While observing huge cosmic distances, scientists have conducted one of the most accurate tests of Albert Einstein’s theory of general relativity yet, and just like all the other tests, the theory has passed this one with flying colors. At the level of precision, we now possess, our current understanding of gravity appears to be accurate. The test has significant ramifications for the nature of dark energy, a central cosmic puzzle.
Astronomers first identified the universe’s accelerating expansion more than 20 years ago. The prevailing theory for this acceleration’s cause is dark energy, a sphere of energy spanning space and time that acts as an attractive force akin to antigravity. Alternative theories contend that our understanding of gravity may be imperfect and that gravity may differ slightly at greater scales despite the lack of strong evidence for what dark energy accomplishes.
In research on galaxies studied at distances up to 5 billion light-years, the worldwide Dark Energy Survey identified the modest warping of space-time caused by gravity. The team was able to ascertain the strength of gravity in the distant past thanks to an effect known as weak gravitational lensing. They do not discover any proof of physics outside of our existing understanding of the universe, as far as they can discern.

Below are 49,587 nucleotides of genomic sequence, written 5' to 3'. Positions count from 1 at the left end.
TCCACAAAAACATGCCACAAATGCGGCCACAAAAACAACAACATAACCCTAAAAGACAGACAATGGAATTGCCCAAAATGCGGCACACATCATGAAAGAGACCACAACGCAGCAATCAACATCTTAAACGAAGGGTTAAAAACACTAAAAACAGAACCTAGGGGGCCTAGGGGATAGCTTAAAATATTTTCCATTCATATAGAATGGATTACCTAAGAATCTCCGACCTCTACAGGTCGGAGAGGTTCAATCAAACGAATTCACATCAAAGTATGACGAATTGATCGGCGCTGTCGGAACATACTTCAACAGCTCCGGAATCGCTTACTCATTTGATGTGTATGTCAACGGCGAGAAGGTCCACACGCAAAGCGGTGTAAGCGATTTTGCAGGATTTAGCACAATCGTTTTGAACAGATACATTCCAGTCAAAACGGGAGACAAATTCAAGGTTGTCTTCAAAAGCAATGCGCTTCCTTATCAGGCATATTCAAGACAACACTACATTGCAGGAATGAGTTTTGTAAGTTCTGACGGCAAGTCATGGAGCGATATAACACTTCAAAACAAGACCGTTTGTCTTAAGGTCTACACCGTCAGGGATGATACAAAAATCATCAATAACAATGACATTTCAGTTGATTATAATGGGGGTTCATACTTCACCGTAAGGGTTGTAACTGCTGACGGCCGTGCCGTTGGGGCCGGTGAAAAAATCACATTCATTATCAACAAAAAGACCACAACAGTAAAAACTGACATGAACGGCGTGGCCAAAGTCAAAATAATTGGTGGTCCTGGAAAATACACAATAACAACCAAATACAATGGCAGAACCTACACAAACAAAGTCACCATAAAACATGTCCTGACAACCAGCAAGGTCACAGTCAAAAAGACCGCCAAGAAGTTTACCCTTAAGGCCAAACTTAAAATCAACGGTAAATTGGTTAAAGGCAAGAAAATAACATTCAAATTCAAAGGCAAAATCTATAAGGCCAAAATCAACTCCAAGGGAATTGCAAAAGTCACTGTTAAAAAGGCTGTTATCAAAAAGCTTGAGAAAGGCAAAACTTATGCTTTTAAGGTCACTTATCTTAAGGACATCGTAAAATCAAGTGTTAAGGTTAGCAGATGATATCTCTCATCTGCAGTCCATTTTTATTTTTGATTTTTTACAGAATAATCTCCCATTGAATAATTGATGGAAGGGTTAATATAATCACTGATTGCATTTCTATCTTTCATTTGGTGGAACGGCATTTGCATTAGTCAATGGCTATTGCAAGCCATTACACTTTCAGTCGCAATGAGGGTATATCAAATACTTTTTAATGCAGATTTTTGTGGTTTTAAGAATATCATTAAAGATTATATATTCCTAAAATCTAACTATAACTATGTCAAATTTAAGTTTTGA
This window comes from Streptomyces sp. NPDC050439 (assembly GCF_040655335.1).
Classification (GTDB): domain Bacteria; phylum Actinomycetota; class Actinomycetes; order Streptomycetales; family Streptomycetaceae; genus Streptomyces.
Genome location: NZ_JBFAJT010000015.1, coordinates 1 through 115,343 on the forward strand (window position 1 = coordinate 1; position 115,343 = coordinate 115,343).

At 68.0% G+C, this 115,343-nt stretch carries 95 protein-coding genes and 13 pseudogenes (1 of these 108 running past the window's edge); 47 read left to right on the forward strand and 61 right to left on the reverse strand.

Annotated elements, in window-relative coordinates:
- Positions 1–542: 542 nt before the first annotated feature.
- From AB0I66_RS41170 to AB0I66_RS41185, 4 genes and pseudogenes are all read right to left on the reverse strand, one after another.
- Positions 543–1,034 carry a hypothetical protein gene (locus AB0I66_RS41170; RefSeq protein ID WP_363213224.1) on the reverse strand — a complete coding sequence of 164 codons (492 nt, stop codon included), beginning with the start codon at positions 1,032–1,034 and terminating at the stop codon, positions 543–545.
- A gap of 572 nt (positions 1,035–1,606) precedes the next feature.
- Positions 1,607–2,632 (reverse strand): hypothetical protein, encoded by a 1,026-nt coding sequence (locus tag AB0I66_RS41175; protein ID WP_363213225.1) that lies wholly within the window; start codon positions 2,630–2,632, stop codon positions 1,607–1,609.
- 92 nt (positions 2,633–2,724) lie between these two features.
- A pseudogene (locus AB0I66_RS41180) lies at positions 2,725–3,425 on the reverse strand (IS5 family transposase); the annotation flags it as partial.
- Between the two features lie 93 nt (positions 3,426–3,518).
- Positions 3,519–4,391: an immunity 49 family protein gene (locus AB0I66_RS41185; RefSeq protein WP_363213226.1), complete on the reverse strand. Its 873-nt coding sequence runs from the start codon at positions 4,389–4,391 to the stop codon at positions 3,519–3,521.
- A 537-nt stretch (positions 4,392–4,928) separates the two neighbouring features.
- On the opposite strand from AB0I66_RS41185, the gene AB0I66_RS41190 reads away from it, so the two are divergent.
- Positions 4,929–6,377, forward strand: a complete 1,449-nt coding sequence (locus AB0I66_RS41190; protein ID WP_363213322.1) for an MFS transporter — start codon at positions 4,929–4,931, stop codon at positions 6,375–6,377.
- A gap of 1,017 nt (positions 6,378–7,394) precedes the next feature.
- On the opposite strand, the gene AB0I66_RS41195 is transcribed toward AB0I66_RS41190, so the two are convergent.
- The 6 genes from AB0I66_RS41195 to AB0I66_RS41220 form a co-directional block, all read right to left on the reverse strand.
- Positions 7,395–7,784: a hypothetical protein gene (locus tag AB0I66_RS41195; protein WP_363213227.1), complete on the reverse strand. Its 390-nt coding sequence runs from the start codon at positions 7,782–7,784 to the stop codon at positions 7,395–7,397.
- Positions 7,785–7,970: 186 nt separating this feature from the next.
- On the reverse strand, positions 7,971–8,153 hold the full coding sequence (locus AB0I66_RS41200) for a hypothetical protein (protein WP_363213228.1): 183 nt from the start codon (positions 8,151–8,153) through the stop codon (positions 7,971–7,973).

Although this test is significant, it is not the last word on the subject. If it were, it wouldn’t be science. In 2023, the European Space Agency will launch the six-year Euclid observatory into orbit. This analysis will be pushed by Euclid up to an 8 billion light-year distance. The Nancy Grace Roman Space Telescope, which is to be launched by NASA in 2027, will observe weak gravitational lensing up to 11 billion light-years away.
As measurements become more accurate, there is still room to question Einstein’s theory of gravity, according to co-author Agnès Ferté, a postdoctoral researcher at JPL who carried out the study.
But before we’re prepared for Euclid and Roman, there is still so much to do. Therefore, it’s crucial that we work together on this issue with scientists from all across the world, just as we did with the Dark Energy Survey. About the nature of dark energy and the similarly enigmatic dark matter, there are many unknowns. However, they remain the dominant theory for the time being.